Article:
Can bad relationships break hearts in Hastings? Counselling might help

People in unhappy marriages are at a much higher risk for heart disease than people in satisfactory relationships, according to recent research from the US.

A study reported in the Journal of Health and Social Behavior reported that married people seem healthier because marriage may promote health. But it’s not that every marriage is better than none; the research shows that the quality of marriage is really important.

The report, one of the first to take a fully representative sample of adults and examine the impact of marriage quality on heart health over time, showed that the negative effect on cardiovascular health was even more pronounced for women and older adults.

The researchers looked at five years of data taken from 1,200 adults in their late 50s to 80s, and examined their heart health, measured by factors such as heart attacks, strokes and cholesterol levels. They then compared heart health to how these adults said they felt about their marriages. Wives and husbands (who were not married to each other) answered questions about how close they felt to their spouses, how happy their marriages were, and how demanding and critical they felt their spouses were.

Both negative and positive marital qualities were taken into account because as the researchers said “Some people really love each other and have a lot of happiness, but at other times they may have a lot of arguments”. But the bad was more powerful than the good; they found that negative marital qualities hurt a spouse’s heart health more than positive qualities helped.

Being in an unhappy marriage can cause stress, which has a direct link with cardiovascular health. And those effects accumulate over time, which might explain why it’s stronger for older people, as the body “remembers” the effect. Such marriages can also push people toward unhealthy and harmful habits, like drinking a lot or smoking.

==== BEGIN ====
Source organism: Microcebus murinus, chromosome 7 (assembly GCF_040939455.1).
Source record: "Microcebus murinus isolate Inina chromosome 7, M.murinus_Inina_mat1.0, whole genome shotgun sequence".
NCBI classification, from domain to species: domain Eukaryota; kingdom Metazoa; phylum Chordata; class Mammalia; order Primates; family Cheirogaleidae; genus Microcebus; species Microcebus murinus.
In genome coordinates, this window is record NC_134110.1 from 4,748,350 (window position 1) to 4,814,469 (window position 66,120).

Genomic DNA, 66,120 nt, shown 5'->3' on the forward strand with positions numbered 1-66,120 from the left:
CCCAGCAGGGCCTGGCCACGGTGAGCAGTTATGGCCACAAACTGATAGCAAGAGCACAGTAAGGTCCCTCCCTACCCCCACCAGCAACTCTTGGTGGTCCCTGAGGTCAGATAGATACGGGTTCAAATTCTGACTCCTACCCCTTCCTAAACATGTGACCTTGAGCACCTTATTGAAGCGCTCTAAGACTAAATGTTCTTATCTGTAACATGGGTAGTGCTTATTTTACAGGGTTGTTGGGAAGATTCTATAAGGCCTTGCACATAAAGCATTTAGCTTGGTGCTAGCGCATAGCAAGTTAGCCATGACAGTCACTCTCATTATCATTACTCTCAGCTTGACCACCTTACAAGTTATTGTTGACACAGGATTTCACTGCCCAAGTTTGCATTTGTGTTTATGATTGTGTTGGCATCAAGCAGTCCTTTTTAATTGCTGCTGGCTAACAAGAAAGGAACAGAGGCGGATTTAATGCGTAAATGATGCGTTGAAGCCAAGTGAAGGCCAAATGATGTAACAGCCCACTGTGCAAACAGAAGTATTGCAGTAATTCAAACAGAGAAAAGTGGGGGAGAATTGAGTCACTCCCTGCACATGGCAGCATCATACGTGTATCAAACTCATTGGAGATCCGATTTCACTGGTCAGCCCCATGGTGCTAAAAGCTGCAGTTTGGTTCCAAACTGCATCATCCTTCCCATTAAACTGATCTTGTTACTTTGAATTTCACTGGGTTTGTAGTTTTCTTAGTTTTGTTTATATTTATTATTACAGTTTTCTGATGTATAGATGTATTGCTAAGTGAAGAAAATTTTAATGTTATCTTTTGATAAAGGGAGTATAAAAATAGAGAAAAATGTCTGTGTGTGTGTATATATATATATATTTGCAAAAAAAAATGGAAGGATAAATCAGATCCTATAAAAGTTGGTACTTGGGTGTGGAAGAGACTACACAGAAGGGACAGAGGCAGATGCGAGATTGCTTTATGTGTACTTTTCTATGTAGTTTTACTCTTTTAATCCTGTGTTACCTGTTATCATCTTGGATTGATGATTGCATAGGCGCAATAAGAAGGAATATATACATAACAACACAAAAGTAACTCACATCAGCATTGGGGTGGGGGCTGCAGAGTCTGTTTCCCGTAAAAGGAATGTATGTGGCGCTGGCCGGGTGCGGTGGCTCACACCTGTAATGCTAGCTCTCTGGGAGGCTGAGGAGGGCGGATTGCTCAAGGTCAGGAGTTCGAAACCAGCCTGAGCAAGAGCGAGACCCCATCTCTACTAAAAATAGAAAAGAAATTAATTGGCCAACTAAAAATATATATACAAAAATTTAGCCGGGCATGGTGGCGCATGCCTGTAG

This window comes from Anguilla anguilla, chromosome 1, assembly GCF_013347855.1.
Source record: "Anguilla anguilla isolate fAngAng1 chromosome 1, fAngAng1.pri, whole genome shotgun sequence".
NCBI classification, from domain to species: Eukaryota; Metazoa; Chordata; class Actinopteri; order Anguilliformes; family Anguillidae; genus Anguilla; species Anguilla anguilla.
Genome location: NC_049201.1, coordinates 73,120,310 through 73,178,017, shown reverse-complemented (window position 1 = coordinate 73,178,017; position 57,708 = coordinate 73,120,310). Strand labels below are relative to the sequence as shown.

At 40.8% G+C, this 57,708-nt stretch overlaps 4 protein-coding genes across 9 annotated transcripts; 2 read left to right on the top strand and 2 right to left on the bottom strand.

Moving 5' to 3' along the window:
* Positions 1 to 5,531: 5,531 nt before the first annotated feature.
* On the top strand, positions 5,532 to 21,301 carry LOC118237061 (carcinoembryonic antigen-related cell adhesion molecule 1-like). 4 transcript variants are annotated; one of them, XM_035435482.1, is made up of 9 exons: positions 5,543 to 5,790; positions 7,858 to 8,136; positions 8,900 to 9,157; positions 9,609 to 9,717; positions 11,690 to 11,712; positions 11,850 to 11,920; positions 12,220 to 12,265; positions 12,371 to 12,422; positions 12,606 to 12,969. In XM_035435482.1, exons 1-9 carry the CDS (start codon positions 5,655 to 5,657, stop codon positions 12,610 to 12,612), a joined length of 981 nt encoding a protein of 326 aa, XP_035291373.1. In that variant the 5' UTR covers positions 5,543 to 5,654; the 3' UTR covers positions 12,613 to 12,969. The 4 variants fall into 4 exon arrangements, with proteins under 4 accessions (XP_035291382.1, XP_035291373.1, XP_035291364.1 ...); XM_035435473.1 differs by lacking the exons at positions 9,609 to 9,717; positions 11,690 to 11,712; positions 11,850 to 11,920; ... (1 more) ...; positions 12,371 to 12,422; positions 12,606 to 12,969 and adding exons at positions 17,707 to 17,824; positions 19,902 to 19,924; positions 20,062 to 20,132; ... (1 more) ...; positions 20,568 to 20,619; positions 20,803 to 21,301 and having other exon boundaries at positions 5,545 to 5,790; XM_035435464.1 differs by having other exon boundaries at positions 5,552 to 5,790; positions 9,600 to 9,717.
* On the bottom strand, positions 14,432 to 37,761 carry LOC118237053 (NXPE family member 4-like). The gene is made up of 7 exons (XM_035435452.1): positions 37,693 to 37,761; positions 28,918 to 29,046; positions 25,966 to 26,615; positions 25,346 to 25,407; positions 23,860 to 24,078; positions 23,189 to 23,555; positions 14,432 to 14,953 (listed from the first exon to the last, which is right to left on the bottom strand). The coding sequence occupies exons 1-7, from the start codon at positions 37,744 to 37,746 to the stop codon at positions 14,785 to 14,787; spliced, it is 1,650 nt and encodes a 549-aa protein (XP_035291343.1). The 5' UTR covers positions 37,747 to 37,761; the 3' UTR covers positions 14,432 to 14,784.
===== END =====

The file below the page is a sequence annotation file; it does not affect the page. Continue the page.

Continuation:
Speculating about why is it that women were hurt even more by unhappiness in a marriage, the researchers wondered whether women were more likely to internalize their feelings, feel depressed and be more sensitive than the men in their relationships. They also found that when women were sick with heart disease, it lowered the quality of a marriage, but not when men were sick. The report suggested that it might be because women are more likely to serve in a caregiver role for their sick husbands and be more sensitive to not exacerbating stress, but husbands may not be as sensitive about the relationship when their wives are sick.

As a therapist counselling in Hastings, I am able to offer counselling on relationship issues, either to individual clients or to couples. And I am always alert to the possibilities that the bodily problems which clients might describe actually have emotional roots.